Companies' expenditures on print, broadcast and other forms of advertising rely on the funds in their media budgets. Media buyers specialize in wringing the best array of exposures for brands and products out of their clients' media allocations. Buyers' efforts drive down the cost of each TV or radio spot, newspaper or magazine ad, billboard, transit ad or any other pay-to-play placement, maximizing advertising impressions and effectiveness. New media options take their places in the 21st-century media budget, expanding brands online.
Media budgets fall within overall allocations dedicated to companies' marketing efforts. To determine media-buying commitments, businesses can start with an arbitrary allocation assigned at some senior level of management without any supporting rationale, an all-too-common strategy given its lack of connection to successful, supportable results. Some advertisers assign a specific per-item advertising value to each product model and scale up that price by the number of items they want to sell. Other companies set aside a specific percentage of their revenues for overall marketing activities and carve out part of that figure for media spending. Additional strategies rely on estimating competitors' media allocations and matching them, or, more sensibly, determining specific marketing objectives and budgeting for the media best suited to reaching them.
Print, broadcast, outdoor and transit media form the traditional quartet of advertising media. Print includes newspapers, magazines and other periodical publications, along with direct mail. Broadcast subsumes TV and radio, including produced ads as well as rip-and-read copy provided to broadcast outlets for live performance by on-air personalities or for use in creating station-produced ads that air only on that outlet. Outdoor spans billboards and other signage along roadways or affixed to buildings. Transit includes ads on buses and bus shelters, taxi signage, vehicle wraps and other placements associated with cars and trucks.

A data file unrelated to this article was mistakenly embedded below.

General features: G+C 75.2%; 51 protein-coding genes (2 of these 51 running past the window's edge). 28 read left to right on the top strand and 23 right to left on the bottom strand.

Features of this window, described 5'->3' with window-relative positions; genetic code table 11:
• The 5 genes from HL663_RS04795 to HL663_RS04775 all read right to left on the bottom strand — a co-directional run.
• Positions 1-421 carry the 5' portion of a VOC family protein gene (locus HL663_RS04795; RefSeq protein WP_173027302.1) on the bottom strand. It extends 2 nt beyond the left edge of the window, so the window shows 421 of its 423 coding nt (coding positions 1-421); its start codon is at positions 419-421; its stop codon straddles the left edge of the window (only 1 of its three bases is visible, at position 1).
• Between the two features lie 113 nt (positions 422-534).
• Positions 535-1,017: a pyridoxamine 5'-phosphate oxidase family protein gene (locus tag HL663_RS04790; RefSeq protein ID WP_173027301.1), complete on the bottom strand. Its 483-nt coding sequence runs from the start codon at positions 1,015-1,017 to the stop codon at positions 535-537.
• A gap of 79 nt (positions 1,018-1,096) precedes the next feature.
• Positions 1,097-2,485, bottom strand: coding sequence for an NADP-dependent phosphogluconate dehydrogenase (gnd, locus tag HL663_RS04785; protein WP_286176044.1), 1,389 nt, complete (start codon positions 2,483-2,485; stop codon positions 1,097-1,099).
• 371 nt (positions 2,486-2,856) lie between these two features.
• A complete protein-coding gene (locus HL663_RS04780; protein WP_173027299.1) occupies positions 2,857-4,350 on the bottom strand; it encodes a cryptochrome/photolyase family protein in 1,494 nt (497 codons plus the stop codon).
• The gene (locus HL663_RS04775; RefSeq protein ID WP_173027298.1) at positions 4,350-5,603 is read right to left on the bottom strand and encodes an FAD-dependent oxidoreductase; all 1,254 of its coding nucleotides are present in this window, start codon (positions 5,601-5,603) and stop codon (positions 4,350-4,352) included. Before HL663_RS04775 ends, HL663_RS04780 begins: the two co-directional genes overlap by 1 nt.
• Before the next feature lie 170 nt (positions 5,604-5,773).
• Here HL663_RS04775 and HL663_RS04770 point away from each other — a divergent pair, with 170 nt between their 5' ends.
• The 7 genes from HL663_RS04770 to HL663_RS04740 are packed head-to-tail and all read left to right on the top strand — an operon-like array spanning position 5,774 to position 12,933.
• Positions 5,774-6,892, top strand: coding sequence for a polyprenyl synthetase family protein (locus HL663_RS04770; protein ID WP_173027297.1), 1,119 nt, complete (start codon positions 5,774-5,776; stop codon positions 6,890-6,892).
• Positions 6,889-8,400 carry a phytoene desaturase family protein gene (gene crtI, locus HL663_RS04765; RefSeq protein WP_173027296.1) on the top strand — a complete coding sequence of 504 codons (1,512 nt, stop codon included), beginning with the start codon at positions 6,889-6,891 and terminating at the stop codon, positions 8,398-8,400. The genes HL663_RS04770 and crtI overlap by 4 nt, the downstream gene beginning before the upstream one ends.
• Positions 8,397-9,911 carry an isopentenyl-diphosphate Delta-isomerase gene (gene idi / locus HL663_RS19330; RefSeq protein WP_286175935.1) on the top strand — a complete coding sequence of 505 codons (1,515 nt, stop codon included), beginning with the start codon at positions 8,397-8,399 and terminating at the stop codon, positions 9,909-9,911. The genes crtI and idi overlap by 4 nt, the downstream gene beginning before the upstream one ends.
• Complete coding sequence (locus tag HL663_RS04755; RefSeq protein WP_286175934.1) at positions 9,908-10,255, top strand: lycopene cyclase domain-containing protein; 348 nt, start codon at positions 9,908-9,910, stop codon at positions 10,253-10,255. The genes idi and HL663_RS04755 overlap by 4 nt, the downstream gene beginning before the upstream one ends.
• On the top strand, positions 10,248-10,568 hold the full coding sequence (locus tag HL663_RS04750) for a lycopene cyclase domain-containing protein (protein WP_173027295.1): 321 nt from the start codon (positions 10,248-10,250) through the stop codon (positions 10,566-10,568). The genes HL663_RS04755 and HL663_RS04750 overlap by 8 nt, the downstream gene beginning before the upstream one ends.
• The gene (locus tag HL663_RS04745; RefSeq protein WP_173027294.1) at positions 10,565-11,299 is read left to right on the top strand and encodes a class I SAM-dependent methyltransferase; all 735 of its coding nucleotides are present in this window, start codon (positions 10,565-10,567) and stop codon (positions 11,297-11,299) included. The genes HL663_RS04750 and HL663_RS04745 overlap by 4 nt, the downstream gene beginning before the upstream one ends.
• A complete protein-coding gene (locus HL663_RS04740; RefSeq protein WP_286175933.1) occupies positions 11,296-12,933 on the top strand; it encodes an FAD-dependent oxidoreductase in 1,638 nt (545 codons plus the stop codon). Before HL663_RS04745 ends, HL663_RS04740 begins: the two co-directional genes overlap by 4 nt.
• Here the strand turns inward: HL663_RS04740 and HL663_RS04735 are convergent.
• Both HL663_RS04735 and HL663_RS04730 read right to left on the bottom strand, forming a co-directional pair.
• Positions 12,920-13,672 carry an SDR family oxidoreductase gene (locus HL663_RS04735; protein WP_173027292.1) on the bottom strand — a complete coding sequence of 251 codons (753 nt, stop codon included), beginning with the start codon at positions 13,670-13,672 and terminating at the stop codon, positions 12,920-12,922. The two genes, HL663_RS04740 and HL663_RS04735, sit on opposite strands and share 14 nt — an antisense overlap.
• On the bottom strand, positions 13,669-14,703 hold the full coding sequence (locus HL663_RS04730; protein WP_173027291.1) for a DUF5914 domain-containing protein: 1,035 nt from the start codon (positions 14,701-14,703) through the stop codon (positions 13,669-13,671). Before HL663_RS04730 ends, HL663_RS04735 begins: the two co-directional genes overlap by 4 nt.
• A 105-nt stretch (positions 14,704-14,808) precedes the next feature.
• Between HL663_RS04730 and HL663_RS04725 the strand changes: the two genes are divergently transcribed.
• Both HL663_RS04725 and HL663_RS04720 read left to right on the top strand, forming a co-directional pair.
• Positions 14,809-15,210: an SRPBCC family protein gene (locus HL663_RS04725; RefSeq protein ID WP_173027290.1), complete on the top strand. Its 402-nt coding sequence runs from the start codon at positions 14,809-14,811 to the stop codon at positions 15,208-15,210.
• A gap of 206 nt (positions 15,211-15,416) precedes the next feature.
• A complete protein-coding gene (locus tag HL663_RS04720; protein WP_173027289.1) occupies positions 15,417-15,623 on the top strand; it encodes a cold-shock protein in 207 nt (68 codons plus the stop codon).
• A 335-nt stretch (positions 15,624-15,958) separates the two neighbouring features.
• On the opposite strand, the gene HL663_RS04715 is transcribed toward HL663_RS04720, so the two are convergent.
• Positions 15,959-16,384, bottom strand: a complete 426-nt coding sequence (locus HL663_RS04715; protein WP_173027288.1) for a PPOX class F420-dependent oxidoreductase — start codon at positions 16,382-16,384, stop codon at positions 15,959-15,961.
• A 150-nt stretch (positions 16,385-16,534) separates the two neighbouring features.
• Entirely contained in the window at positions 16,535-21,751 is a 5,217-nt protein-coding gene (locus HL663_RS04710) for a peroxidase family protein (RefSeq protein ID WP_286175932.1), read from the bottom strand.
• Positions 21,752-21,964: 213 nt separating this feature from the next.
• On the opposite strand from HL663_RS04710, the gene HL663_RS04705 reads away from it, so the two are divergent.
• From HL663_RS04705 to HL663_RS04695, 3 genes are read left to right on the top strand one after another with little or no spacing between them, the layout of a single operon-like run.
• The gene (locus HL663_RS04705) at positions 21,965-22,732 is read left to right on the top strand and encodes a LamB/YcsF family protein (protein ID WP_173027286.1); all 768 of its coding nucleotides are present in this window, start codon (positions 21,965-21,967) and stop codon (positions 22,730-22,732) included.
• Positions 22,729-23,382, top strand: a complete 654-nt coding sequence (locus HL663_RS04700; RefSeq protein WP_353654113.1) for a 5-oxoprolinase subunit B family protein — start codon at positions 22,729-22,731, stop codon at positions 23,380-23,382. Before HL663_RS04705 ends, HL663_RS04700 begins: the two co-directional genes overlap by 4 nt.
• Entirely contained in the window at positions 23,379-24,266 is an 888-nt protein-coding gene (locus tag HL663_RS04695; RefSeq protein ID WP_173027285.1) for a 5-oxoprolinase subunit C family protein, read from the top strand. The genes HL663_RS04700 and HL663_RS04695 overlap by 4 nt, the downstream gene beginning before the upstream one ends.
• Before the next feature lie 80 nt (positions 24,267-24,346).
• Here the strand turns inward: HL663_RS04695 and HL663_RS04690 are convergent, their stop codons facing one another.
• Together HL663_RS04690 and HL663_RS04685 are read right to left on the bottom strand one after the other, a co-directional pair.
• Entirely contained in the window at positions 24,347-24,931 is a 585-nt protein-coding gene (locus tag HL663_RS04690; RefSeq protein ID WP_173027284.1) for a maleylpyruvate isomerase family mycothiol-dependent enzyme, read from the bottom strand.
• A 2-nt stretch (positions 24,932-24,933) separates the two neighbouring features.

The newest segments of 21st-century media budgets include online advertising, search engine optimization, social media efforts and online video. From pay-per-click to pay-per-exposure methods, online advertising puts companies' messages in front of consumers on the basis of keyword relationships to participating websites and blogs. Search engine optimization attempts to increase the likelihood that companies' websites appear high in the results returned for online searches related to their product lines or service offerings. Social media advertising includes sponsored posts or accounts on venues such as Twitter or Facebook or the use of Tumblr and Pinterest to engage with customers and prospects. Online video ads can run in a YouTube channel as well as through strategic placements before popular video content.
Companies subject the ads they place to post-hoc analysis to determine effectiveness and guide future media budgeting. Some forms of advertising include built-in tracking methods. For example, infomercials and direct-response TV spots track leads through toll-free numbers that correlate with the channels and programming through which the ads appear. Direct mail includes reply cards or envelopes that become the measurable proof of campaign response, as does any print advertising message that includes a mail-back registration form or entry blank. To measure the effectiveness of broadcast media, companies can commission research or look at simpler measures, such as sales performance during a period in which the broadcast schedule dominated their advertising efforts.